Friday, June 16, 2006

Loss of Metaphor: "Spirituality"

This week I began to make my way through Eugene Peterson's book on "spiritual theology," Christ Plays in Ten Thousand Places, and was impressed, as I have been before, by Peterson's scholarly acumen. Not only is he conversant in theology, but Peterson's survey of "spirituality" begins at a level that few people even address: our language. (Of course, since I'm posting this piece here, that revelation probably doesn't come as much of a surprise.)

Here's a paragraph from Peterson:
Having lost the metaphorical origin of “spirit” we operate, in our daily conversations (in the English language at least), with a serious vocabulary deficit. Imagine how our perceptions would change if we eliminated the word “spirit” from our language and used only “wind” and “breath.” Spirit was not “spiritual” for our ancestors; it was sensual. It was the invisible that had visible effects. In was invisible but it was not immaterial. Air has as much materiality to it as a granite mountain: it can be felt, heard, and measured...

I like this point a great deal, and I think it corresponds with an issue that need not be relegated only to spiritual matters: the erosion of concrete, evocative metaphors. As has been mentioned here before, the effects of words like "interfacing" and "plugging in," the stock metaphors of a technological age, tend to replace older and warmer patterns of parallelism.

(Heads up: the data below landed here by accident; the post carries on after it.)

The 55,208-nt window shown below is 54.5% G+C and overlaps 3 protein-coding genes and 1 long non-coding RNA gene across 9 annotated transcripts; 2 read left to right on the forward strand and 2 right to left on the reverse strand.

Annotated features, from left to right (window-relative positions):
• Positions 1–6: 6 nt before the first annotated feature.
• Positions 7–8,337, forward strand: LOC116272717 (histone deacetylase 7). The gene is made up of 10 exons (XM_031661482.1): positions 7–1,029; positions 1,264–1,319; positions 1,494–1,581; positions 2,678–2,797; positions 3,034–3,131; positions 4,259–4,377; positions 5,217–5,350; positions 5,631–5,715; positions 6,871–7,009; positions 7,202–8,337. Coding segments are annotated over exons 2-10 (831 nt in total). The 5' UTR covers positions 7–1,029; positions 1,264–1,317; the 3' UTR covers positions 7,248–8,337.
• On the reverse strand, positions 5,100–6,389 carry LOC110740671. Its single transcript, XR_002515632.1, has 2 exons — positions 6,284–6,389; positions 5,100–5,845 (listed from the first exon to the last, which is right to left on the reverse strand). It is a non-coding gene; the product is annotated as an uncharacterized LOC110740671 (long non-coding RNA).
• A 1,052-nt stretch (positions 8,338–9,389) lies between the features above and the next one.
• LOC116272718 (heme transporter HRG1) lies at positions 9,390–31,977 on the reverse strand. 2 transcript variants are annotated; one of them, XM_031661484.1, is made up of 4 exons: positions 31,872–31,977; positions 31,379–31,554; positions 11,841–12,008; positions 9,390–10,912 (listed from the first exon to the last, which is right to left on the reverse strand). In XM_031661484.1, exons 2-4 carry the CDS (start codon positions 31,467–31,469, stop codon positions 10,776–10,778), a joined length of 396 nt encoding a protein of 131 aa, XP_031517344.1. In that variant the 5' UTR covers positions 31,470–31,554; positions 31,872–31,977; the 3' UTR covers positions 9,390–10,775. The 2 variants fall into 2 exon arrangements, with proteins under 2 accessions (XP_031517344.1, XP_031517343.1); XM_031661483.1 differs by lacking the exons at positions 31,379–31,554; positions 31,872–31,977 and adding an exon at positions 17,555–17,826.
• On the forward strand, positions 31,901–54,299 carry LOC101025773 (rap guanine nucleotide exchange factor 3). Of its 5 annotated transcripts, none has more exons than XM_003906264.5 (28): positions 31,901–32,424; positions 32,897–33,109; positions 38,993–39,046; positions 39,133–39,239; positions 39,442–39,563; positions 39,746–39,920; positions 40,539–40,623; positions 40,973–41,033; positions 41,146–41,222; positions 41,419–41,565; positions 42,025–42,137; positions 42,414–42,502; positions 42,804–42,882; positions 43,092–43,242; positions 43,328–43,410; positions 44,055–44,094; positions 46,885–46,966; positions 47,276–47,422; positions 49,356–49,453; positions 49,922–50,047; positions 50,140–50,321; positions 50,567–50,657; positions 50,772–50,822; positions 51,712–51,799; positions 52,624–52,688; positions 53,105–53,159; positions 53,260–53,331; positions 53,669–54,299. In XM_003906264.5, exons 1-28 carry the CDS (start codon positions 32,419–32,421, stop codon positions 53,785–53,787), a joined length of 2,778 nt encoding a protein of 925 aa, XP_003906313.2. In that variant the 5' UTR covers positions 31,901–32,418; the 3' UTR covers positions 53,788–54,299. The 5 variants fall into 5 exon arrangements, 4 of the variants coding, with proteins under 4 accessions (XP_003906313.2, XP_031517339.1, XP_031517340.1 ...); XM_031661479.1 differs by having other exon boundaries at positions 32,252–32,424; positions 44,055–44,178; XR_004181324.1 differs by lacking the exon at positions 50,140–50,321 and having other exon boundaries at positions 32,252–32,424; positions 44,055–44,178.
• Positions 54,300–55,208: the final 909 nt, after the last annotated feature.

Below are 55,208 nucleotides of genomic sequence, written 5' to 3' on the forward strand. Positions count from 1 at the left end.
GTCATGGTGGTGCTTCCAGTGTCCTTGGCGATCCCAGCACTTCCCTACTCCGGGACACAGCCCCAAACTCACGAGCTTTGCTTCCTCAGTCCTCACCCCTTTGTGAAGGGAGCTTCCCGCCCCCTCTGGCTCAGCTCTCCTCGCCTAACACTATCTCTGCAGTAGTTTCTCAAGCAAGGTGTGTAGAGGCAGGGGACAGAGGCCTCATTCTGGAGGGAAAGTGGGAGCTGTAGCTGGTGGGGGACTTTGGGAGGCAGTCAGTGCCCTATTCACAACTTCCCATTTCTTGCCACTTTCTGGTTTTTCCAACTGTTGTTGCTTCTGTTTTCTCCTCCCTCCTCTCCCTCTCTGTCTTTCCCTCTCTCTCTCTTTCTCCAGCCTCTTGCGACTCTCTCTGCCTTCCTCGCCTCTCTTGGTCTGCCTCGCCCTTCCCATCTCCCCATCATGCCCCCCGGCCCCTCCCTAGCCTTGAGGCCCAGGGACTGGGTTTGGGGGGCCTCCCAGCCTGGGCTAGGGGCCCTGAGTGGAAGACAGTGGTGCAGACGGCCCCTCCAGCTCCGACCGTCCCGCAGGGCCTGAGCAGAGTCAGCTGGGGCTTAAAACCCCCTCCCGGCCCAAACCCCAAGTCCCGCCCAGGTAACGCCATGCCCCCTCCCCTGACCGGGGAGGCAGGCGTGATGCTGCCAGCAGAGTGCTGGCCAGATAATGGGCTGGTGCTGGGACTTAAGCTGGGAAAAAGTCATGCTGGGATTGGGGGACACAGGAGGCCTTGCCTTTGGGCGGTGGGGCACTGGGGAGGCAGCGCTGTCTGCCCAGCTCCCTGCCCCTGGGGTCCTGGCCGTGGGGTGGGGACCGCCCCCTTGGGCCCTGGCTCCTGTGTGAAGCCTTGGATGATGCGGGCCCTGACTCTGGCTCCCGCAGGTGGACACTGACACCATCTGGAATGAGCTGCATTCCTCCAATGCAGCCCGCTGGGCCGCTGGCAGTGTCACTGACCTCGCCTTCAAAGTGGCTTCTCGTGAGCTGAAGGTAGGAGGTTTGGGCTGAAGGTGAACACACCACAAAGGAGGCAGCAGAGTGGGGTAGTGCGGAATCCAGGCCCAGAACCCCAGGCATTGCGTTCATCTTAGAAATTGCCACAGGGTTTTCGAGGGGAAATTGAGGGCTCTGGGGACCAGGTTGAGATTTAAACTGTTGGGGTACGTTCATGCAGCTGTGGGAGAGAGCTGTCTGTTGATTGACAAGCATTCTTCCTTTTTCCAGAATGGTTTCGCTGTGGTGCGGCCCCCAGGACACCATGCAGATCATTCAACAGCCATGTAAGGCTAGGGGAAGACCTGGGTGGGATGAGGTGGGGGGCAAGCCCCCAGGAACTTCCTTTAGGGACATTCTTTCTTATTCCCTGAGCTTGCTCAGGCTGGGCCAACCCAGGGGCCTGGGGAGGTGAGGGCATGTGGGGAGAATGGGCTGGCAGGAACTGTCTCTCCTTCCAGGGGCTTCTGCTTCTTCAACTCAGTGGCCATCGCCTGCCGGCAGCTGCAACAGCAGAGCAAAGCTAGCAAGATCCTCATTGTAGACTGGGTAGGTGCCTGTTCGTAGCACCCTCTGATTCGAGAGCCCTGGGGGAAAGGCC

I sometimes wonder if the current trends in metaphor are not merely new but thinner, colder, less concrete? The result of too many days spent in sickly florescent lighting?

Peterson presents a test case, in that a “rushing, mighty wind” of Christ’s Spirit is reduced today to wan, ambiguous “spirituality.” I suspect an across-the-board erosion of metaphoric power.

Thoughts?

9 Comments:

Blogger John B. said...

This book sounds really interesting. I'm looking forward to hearing what you have to say about it.

One quick observation: metaphor is sensual, yes, but it asks us to think abstractly rather than literally, and something that I've observed among people generally (and, sadly, lots of Christians) is a suspicion of that which isn't concrete, directly observable. To borrow a phrase from the gospels, the people ask for a sign, and they know that metaphor ain't it. As a teacher, I've noticed my students' declining ability to think abstractly, which they may think of as being free of illusion but I think of as neglecting or making harder their chief job, being human.